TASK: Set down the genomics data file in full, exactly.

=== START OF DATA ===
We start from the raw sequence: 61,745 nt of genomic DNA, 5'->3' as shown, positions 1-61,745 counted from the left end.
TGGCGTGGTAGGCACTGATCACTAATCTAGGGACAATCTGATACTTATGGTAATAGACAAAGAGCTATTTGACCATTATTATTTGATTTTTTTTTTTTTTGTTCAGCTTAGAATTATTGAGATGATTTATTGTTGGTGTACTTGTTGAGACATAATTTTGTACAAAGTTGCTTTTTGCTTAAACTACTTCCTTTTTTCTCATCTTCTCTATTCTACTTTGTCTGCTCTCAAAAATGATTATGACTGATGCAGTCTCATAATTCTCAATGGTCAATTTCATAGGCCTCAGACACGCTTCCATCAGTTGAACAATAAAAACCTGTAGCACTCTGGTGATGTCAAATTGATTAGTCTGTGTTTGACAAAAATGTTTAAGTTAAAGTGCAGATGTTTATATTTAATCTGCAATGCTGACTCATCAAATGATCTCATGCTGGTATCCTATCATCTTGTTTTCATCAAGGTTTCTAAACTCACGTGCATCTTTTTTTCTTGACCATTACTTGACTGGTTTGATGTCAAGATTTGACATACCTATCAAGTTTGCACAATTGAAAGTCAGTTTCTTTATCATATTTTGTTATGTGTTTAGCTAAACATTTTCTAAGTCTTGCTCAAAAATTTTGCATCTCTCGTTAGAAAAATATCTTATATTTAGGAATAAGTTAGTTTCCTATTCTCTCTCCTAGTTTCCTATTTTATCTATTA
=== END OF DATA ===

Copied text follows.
We start from the raw sequence: 61,745 nt of genomic DNA, 5'->3' as shown, positions 1-61,745 counted from the left end.
TGGCGTGGTAGGCACTGATCACTAATCTAGGGACAATCTGATACTTATGGTAATAGACAAAGAGCTATTTGACCATTATTATTTGATTTTTTTTTTTTTTGTTCAGCTTAGAATTATTGAGATGATTTATTGTTGGTGTACTTGTTGAGACATAATTTTGTACAAAGTTGCTTTTTGCTTAAACTACTTCCTTTTTTCTCATCTTCTCTATTCTACTTTGTCTGCTCTCAAAAATGATTATGACTGATGCAGTCTCATAATTCTCAATGGTCAATTTCATAGGCCTCAGACACGCTTCCATCAGTTGAACAATAAAAACCTGTAGCACTCTGGTGATGTCAAATTGATTAGTCTGTGTTTGACAAAAATGTTTAAGTTAAAGTGCAGATGTTTATATTTAATCTGCAATGCTGACTCATCAAATGATCTCATGCTGGTATCCTATCATCTTGTTTTCATCAAGGTTTCTAAACTCACGTGCATCTTTTTTTCTTGACCATTACTTGACTGGTTTGATGTCAAGATTTGACATACCTATCAAGTTTGCACAATTGAAAGTCAGTTTCTTTATCATATTTTGTTATGTGTTTAGCTAAACATTTTCTAAGTCTTGCTCAAAAATTTTGCATCTCTCGTTAGAAAAATATCTTATATTTAGGAATAAGTTAGTTTCCTATTCTCTCTCCTAGTTTCCTATTTTATCTATTA